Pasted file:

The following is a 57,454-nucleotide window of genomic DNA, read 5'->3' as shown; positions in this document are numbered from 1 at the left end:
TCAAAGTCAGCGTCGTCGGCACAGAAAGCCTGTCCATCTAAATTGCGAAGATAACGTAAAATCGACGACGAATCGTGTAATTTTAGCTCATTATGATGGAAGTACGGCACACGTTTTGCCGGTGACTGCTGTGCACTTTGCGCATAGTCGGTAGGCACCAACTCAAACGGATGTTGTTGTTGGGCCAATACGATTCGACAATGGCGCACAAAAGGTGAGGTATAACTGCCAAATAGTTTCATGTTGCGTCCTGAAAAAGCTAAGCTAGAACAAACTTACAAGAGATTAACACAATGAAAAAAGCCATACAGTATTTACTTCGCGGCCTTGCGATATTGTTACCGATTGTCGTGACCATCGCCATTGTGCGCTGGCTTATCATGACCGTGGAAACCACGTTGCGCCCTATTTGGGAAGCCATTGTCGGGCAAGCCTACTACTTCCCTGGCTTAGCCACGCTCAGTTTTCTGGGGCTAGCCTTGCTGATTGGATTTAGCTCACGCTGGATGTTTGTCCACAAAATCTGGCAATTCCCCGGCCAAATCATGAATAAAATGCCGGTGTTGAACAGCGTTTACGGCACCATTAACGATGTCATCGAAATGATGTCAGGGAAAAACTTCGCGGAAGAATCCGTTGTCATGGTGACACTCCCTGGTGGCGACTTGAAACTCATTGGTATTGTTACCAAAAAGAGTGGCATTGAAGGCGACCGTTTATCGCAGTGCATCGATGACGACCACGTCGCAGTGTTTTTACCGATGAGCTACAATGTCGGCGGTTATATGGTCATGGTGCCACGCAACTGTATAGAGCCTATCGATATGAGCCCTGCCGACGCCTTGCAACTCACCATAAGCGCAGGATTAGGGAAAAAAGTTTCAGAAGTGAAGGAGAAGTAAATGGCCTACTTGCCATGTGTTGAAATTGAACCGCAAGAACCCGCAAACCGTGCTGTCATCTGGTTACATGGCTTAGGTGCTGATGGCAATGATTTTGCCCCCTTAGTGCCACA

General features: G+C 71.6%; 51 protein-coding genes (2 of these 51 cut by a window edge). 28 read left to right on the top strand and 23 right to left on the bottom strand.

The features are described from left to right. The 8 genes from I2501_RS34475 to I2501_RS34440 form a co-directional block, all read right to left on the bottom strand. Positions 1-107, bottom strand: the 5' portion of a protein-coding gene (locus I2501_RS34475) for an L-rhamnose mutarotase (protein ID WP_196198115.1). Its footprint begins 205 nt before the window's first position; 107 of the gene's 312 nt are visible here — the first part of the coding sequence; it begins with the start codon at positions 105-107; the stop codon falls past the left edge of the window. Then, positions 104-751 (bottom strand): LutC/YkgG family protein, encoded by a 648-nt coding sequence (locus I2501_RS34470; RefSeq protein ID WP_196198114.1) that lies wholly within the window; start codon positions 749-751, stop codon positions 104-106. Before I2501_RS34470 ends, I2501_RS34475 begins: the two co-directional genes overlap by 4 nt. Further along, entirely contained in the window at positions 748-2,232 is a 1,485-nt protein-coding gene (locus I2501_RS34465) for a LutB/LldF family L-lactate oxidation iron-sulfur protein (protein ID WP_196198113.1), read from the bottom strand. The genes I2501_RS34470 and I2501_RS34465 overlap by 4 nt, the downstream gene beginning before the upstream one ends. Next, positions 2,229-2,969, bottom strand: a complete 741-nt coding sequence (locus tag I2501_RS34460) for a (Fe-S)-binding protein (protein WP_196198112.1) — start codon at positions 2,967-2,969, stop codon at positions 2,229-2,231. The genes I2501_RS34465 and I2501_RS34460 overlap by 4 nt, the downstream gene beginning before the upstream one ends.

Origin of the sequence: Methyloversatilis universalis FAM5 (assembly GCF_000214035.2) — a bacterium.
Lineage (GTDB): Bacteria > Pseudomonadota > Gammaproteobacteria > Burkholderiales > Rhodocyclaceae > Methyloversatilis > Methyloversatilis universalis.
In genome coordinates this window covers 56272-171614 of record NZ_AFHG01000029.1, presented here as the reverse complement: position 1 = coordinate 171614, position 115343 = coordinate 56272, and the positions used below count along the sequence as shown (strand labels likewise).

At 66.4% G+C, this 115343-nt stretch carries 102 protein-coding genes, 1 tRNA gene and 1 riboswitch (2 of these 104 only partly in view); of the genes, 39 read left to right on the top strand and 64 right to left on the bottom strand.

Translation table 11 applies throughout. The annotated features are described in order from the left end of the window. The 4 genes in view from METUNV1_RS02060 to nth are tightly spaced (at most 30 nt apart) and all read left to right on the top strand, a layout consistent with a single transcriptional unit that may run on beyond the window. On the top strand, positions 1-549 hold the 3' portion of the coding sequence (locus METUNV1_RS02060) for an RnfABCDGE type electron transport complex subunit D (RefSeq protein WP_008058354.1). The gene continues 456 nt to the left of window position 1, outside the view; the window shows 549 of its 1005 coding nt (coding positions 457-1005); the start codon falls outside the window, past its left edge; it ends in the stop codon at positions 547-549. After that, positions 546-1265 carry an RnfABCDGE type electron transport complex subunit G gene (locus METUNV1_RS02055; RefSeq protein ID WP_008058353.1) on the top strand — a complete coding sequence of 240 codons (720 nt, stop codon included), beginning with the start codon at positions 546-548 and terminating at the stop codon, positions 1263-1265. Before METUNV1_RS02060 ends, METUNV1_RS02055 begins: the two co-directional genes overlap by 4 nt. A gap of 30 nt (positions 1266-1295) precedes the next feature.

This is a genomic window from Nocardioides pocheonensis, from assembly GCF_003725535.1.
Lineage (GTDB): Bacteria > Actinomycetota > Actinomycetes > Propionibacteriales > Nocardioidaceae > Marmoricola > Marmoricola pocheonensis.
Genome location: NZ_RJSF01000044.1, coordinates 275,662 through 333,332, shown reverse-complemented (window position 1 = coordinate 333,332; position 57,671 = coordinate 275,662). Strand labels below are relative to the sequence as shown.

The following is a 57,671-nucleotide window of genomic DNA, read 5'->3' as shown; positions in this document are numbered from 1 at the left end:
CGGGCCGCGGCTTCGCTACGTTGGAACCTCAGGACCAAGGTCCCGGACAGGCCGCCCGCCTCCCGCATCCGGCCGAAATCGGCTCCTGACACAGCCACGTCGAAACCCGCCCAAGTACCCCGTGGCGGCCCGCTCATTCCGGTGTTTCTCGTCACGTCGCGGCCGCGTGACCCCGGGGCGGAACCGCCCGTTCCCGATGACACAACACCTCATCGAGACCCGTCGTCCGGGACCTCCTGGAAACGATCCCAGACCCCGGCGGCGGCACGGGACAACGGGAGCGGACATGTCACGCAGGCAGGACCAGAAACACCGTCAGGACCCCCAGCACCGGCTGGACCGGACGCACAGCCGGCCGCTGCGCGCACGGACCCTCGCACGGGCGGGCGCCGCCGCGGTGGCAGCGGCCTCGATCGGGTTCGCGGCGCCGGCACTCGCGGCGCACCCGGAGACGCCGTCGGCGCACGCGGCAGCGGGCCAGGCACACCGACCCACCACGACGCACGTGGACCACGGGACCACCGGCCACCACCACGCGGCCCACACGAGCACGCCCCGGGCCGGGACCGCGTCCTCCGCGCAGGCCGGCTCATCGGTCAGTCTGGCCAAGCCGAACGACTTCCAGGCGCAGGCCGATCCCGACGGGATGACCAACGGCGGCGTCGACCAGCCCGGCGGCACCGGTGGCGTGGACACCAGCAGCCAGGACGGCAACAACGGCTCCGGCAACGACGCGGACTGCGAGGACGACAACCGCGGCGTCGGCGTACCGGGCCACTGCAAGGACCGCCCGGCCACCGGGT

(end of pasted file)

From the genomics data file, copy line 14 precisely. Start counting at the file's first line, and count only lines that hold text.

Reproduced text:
CGGGCCGCGGCTTCGCTACGTTGGAACCTCAGGACCAAGGTCCCGGACAGGCCGCCCGCCTCCCGCATCCGGCCGAAATCGGCTCCTGACACAGCCACGTCGAAACCCGCCCAAGTACCCCGTGGCGGCCCGCTCATTCCGGTGTTTCTCGTCACGTCGCGGCCGCGTGACCCCGGGGCGGAACCGCCCGTTCCCGATGACACAACACCTCATCGAGACCCGTCGTCCGGGACCTCCTGGAAACGATCCCAGACCCCGGCGGCGGCACGGGACAACGGGAGCGGACATGTCACGCAGGCAGGACCAGAAACACCGTCAGGACCCCCAGCACCGGCTGGACCGGACGCACAGCCGGCCGCTGCGCGCACGGACCCTCGCACGGGCGGGCGCCGCCGCGGTGGCAGCGGCCTCGATCGGGTTCGCGGCGCCGGCACTCGCGGCGCACCCGGAGACGCCGTCGGCGCACGCGGCAGCGGGCCAGGCACACCGACCCACCACGACGCACGTGGACCACGGGACCACCGGCCACCACCACGCGGCCCACACGAGCACGCCCCGGGCCGGGACCGCGTCCTCCGCGCAGGCCGGCTCATCGGTCAGTCTGGCCAAGCCGAACGACTTCCAGGCGCAGGCCGATCCCGACGGGATGACCAACGGCGGCGTCGACCAGCCCGGCGGCACCGGTGGCGTGGACACCAGCAGCCAGGACGGCAACAACGGCTCCGGCAACGACGCGGACTGCGAGGACGACAACCGCGGCGTCGGCGTACCGGGCCACTGCAAGGACCGCCCGGCCACCGGGT